Ragini Upadhayay Grela’s new exhibition explores love in the modern age

In an exhibition that brings together old and new paintings, Ragini Upadhayay Grela explores what loves means in the modern age.

A Visitor looking painting of Ragini Upadhyaya at le sharpa, Lazimpat in the Capital on Thursday.

Love Revisited is an amalgam of works, some created more than a decade ago—in 2007, 08 and 09—and more recent ones from 2015 and onwards. The difference between the two lots is apparent. 

A majority of the earlier works feature nude, half-formed human figures holding appliances such as monitors, mice, keyboards, receivers and cell phones, flying in the air. In some pieces, the human figures are tightly clutching them while in others, they are  trying to get a hold of them.

These works feel prophetic. The advent of social media has changed the way romantic partners meet. While previously, there was no way for partners to share their feelings other than by meeting in person, now they have telephones, cellphones and social media. Naturally, this revolutionary development has both pros and cons. And Upadhyay Grela addresses them.

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Ragini’s ‘Love Revisited’ on display

Published On:  March 27, 2019 05:05 PM NPT By: Republica

The solo art exhibition ‘Love Revisited’ by veteran artist Ragini Upadhyay Grela is on exhibition since March 13 at Le Sherpa, Lazimpat. The exhibition is dedicated to all the daughters and mother of this Earth and also to celebrate International Women’s day 2019.

In her art works Ragini has used motifs such as women, heart, animals, etc. According to her, women are the creators who are next to god and who are symbol of love and pain. Meanwhile, they also play the role of a daughter, lover, wife, mother, grandmother, among others

They can have qualities such as love, power, sacrifice and patience. And this exhibition is the artist’s way to show the uniqueness of women and the realization that if love can give a person utmost happiness, then love can also give one an unbearable pain in life.

The pain of love and separation

Sewa Bhattarai Nepali Time March 27, 2019

Ragini Upadhyay calls her artwork an ‘artistic diary’, reflect her life events and yearnings. Her current exhibition Love Revisited at Le Sherpa is a visual documentation of her feelings. It showcases more than a dozen of Upadhyay’s prints, all centered around the theme of love, affection, separation, and the pain of love.

Many of the works have white backgrounds with human figures in blue and orange in various poses. The white backdrop gives a clean, pristine look to the paintings, so the viewer can focus on the images in the foreground. Most of the figures are in pairs: two people leaning towards each other, in conversation, in proximity, two hearts bound by threads. Upadhyay says the images reflect the centrality of love in life. “Love is all around us, love is everywhere. By showing two hearts bound by threads, I am showing how love keeps human beings connected,” she says.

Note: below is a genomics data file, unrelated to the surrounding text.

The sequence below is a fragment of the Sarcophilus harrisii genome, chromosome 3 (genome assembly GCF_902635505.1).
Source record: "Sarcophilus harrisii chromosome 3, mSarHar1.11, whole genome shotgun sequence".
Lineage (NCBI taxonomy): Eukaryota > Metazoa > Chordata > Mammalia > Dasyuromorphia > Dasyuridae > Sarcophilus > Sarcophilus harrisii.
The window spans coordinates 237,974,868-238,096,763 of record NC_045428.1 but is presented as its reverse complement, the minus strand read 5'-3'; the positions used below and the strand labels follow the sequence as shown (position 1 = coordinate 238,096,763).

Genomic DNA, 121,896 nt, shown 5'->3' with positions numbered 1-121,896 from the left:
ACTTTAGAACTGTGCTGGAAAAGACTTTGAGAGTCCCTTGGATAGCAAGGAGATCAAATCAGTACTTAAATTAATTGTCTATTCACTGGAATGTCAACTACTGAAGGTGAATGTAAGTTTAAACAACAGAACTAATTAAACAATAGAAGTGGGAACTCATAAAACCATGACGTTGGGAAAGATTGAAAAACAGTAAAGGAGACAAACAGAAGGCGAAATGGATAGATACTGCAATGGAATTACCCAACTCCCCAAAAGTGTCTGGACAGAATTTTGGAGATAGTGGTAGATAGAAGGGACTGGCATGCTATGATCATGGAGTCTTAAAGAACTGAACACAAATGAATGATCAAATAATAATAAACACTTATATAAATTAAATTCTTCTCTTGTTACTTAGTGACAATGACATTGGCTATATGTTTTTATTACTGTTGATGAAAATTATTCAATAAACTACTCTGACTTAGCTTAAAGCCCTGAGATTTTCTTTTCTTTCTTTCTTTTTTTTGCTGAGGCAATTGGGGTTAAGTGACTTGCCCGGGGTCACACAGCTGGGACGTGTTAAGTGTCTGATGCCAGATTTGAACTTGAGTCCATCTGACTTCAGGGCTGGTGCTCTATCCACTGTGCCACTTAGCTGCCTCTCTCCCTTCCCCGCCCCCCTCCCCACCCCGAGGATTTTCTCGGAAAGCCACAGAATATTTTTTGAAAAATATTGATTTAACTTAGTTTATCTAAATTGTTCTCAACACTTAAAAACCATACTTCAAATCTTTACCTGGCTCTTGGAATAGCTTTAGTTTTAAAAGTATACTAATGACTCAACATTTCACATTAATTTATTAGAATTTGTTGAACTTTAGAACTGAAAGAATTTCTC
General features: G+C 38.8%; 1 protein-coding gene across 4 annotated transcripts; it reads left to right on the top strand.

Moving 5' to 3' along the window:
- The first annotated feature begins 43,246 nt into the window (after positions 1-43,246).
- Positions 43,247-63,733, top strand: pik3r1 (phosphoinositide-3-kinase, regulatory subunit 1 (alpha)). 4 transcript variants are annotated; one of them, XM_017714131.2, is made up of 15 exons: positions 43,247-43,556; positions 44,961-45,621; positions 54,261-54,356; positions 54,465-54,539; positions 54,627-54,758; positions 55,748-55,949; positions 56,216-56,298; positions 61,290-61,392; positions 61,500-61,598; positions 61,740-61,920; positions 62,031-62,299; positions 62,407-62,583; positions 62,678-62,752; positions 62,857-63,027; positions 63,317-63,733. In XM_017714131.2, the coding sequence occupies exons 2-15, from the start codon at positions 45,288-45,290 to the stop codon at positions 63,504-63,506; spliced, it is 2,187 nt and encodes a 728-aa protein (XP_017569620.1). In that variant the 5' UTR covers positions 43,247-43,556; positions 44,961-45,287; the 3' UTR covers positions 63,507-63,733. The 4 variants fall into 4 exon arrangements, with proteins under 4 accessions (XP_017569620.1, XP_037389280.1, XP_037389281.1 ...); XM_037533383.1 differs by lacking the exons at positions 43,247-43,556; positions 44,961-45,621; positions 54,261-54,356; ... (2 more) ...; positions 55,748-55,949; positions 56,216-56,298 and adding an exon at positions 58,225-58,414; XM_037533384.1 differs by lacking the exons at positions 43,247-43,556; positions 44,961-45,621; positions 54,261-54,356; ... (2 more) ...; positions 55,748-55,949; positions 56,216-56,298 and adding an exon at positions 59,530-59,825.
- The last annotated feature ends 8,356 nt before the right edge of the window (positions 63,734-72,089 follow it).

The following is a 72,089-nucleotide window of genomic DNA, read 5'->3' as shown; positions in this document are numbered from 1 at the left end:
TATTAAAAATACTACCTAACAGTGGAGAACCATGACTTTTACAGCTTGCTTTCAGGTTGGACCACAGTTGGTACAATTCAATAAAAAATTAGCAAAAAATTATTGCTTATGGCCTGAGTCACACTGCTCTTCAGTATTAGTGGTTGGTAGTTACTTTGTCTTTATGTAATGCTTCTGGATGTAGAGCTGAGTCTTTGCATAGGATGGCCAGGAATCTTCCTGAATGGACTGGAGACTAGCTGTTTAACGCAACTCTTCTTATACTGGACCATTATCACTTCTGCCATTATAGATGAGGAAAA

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Ragini exhibits “Love Revisited” at Le Sherpa

Renowned artist Ragini Upadhayay Grela is showing her 61st solo art exhibition at the Kathmandu Art Gallery at hotel  Le Sherpa, Lazimpat on 13 March. The exhibition was opened on 13 March by EU Ambassador Veronica Cody and will continue for another month.

Ragini’s art shows symbols of love

Addressing the inaugural function of the exhibition entitled ‘Love Revisited’ that will run till 13th April, Ambassador Cody, said Ragini’s art show us the well-known symbols of love:  the human heart, the body transported, the blindness of love,  the slings and arrows of fortune in love, the wheel that keeps turning in an indifferent world – reminding us that while love can bring so much pleasure and joy, it can also bring pain and anguish.  Love is both earthly and heavenly.  

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Art & Soul – Ragini Upadhayay

“Life is a journey that puts you through despair and contentment in equal measure. It’s your attitude that decides how long both will exist,” shares famed Nepali artist, Ragini Upadhayay and the first woman chancellor of Nepal Academy of Fine Arts (NAFA).